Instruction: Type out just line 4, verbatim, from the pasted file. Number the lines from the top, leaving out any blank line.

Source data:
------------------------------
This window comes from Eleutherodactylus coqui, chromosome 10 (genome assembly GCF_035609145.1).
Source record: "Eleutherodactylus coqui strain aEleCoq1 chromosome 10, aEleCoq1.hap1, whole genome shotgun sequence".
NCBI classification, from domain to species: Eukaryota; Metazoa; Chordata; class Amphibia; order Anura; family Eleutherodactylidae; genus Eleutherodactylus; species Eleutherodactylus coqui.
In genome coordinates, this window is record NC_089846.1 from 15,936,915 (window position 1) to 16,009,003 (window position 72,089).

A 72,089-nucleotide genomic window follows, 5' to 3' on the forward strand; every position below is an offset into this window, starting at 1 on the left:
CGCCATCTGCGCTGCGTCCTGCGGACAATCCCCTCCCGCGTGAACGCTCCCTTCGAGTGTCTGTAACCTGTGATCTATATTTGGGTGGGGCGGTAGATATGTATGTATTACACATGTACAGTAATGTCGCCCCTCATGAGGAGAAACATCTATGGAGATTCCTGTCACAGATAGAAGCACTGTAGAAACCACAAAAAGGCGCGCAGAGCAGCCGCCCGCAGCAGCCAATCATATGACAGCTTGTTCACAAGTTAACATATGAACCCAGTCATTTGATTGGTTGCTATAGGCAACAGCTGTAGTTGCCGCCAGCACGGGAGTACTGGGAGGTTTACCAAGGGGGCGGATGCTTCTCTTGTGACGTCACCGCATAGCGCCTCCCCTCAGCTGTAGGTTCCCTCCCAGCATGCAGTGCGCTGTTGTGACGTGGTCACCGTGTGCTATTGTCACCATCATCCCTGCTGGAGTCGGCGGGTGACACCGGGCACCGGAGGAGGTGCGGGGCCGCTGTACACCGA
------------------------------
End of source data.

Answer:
In genome coordinates, this window is record NC_089846.1 from 15,936,915 (window position 1) to 16,009,003 (window position 72,089).